An Industry of Death Wins

A hard-hitting exposé by CSE on how the pesticide industry connived with government officials and scientists in Kerala to successfully lift the ban on a deadly pesticide. At stake here is the integrity of the state government's decision-making for generations far into the future. It not only spells irreparable harm for the residents of Kerala, but also makes a mockery of public health concerns.

New Delhi, June 28, 2002: A recent confidential report by the National Institute of Occupational Health (NIOH), Ahmedabad, has unequivocally blamed endosulfan, an organochlorine pesticide, as the reason for the unusually high cases of disease and deformity in Kerala's Kasaragod district. Endosulfan is either banned or restricted in many countries.

When Down To Earth first broke the story in February 2001, both the Union and the state governments imposed a ban on the spraying of the deadly pesticide in Kerala. But shockingly, the Kerala government lifted the ban on March 22, 2002 based on two industry-sponsored studies -- one by the Fredrick Institute of Plant Protection and Toxicology (FIPPAT) in Kancheepuram, Tamil Nadu, and another by the Kerala Agricultural University (KAU).

Surprisingly, both these reports did not find any trace of endosulfan residue -- even though these samples were collected within a few months of the last aerial spraying (done by Plantation Corporation of Kerala since the mid-1970s on its cashew plantations). However, the NIOH study, conducted 10 months after the spraying, found conclusive evidence of endosulfan residues in water and blood samples collected from Kasaragod.

The Rs 4,100 crore-pesticide industry is working over time on a no-holds-barred campaign to promote endosulfan sales and ensure their own survival. India is the largest producer of endosulfan in the world. The murky games of the industry include disinformation campaigns, involving misleading advertisements, manufacturing scientific data by sponsoring 'scientific' studies, and influencing government scientists and officials. For the time being, their strategy seems to have worked. The silent screams of Kasaragod's residents have fallen deaf ears.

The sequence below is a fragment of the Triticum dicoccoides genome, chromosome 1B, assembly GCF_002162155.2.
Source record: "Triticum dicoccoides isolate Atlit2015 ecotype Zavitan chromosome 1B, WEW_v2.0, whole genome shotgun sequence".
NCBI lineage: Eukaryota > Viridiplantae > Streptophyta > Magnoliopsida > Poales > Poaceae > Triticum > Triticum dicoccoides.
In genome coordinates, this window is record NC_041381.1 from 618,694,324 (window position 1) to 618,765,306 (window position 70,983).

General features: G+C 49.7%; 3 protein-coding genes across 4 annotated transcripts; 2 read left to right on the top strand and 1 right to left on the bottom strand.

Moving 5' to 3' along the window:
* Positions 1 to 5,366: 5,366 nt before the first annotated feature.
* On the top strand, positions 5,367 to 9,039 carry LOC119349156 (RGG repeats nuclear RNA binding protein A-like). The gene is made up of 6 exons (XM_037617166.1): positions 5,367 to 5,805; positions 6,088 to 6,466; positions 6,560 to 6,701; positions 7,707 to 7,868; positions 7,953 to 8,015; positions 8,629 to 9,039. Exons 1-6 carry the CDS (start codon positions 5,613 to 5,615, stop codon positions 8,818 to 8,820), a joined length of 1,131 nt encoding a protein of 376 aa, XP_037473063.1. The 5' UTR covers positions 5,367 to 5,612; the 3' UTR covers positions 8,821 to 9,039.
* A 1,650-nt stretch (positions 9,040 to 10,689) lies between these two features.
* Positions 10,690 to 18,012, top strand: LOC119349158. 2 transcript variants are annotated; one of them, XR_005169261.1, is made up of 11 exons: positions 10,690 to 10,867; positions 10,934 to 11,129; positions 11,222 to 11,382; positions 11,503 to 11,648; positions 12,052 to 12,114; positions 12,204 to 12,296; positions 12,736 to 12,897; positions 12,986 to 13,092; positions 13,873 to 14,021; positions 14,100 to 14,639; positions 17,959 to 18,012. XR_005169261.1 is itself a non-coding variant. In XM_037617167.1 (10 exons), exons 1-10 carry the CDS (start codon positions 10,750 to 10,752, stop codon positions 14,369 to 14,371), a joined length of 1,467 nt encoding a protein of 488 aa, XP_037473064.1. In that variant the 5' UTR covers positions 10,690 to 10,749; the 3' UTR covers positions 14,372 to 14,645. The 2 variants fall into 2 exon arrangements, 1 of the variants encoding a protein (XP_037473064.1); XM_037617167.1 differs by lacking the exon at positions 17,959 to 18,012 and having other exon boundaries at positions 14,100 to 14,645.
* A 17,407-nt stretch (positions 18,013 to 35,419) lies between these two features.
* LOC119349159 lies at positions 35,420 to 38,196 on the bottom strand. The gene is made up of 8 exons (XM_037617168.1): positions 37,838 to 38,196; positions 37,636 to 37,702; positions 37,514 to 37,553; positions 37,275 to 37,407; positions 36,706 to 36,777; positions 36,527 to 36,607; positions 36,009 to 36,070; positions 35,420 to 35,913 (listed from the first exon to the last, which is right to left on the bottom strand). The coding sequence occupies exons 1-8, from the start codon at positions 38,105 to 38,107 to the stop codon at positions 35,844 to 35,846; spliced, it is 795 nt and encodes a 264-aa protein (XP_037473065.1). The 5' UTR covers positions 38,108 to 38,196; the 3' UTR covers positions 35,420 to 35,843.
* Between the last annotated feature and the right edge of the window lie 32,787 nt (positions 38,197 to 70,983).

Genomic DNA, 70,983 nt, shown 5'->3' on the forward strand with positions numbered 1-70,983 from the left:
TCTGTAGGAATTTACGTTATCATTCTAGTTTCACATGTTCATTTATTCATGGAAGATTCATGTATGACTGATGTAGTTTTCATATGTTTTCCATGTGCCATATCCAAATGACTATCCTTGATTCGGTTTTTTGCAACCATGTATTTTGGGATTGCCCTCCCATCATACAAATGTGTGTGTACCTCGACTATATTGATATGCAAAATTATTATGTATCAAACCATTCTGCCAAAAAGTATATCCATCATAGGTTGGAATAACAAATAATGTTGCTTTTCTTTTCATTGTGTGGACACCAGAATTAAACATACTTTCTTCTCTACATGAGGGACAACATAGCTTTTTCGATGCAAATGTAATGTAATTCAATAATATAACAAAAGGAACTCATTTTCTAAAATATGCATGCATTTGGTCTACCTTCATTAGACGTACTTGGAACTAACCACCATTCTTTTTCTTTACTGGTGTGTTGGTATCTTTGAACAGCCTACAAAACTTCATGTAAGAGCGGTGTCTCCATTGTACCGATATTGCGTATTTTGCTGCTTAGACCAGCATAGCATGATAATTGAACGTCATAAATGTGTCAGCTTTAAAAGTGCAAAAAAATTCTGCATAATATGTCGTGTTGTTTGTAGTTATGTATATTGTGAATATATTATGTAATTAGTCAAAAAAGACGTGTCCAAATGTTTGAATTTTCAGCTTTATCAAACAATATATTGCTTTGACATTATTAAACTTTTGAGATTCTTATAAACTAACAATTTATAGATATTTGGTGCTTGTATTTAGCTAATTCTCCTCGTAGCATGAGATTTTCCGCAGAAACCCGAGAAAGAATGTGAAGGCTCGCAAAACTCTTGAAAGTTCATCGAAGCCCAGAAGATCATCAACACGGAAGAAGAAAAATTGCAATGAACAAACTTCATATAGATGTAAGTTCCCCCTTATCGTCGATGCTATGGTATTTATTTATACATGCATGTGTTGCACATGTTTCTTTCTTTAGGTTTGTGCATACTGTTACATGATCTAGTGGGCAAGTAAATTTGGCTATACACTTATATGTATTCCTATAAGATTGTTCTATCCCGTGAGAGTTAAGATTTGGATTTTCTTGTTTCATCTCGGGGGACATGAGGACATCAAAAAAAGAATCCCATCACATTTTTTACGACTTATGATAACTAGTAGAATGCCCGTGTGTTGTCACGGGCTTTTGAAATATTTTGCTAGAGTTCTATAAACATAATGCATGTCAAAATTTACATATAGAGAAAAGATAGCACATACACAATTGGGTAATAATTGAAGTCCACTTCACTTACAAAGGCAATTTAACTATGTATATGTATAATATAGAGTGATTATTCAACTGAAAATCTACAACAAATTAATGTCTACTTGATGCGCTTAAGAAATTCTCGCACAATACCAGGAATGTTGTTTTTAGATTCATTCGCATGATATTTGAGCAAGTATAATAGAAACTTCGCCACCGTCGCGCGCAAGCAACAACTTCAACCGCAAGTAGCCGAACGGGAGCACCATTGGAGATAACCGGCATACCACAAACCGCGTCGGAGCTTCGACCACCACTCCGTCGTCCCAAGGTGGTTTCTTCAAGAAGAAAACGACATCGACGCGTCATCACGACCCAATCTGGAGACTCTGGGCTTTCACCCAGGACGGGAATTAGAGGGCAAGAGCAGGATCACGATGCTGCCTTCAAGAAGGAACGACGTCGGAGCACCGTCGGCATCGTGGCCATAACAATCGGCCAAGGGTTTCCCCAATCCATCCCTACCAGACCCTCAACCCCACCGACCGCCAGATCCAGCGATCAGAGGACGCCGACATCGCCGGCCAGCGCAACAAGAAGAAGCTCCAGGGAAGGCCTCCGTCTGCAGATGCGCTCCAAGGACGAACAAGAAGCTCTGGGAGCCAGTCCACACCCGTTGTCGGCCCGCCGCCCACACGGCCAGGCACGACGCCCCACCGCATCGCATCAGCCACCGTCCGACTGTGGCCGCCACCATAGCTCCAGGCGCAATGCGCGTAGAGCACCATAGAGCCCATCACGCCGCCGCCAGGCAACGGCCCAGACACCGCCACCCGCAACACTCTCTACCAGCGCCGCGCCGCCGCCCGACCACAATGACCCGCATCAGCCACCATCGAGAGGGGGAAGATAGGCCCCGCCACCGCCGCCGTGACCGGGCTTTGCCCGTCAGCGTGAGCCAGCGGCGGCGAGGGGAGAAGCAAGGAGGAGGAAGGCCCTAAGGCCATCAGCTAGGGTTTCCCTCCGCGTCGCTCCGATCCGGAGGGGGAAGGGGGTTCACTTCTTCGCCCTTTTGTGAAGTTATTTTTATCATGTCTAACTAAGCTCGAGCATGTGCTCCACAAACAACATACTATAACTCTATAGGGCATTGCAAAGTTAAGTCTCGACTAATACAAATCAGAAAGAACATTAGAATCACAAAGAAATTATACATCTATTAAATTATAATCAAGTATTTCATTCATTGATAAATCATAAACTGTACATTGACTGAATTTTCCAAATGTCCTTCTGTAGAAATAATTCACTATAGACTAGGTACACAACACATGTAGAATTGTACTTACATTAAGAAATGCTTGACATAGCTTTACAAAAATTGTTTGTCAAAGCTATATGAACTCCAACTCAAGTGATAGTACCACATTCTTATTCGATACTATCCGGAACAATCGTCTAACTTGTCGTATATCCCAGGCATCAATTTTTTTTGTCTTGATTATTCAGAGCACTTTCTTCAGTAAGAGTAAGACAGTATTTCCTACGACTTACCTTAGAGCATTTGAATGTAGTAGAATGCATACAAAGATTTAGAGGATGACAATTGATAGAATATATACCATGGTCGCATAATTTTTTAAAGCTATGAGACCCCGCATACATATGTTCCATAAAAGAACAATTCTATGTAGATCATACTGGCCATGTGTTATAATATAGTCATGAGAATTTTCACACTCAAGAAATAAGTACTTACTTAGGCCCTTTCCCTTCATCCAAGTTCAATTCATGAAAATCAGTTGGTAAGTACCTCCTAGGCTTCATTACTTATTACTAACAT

There is no safe level for endosulfan. The US Environmental Protection Agency (EPA) has classified endosulfan as "highly hazardous". Worldwide research emerging in the past few years has found a clear link between pesticides and mental retardation, stunted growth and even cancer. As is the case with the people affected in Kasaragod.

State government officials are taking recourse for this dangerous slide away in the fact that legally they cannot continue the ban. But Section 27 of the Insecticides Act, 1968, -- under which pesticides are regulated -- clearly states that the state government can either extend the ban or issue fresh orders. It is apparent that the A K Antony government has preferred complicity with the pesticide industry to public health commitments.

"Has this damning NIOH report been kept secret because it clearly implicates the pesticide industry," asks Jayakumar C of Thanal, a Thiruvananthapuram-based non-governmental organisation fighting for the victims.

Down To Earth's latest cover story (Endosulfan conspiracy, July 15) gives a blow-by-blow account of the pesticide industry's deadly intent to profit over public health.

For further details contact:
Souparno Banerjee
CSE Media Resource Centre
41,Tughlakabad Institutional Area,
New Delhi-110062, India
Tel: 91+ (011) 29955124, 29955125, 29956394, 29956401 Fax:29955879

Shree Padre
Village Padre, Kasaragod district
Ph: 0499-866148

Jaykumar C / Sridhar R
Thanal, a Thiruvananthapuram-based NGO
Ph: 0471-311896, 0-9847189168

Dr Sripathy Kajampady,
Kajampady Nursing Home
Ph: 0499-866133, 860233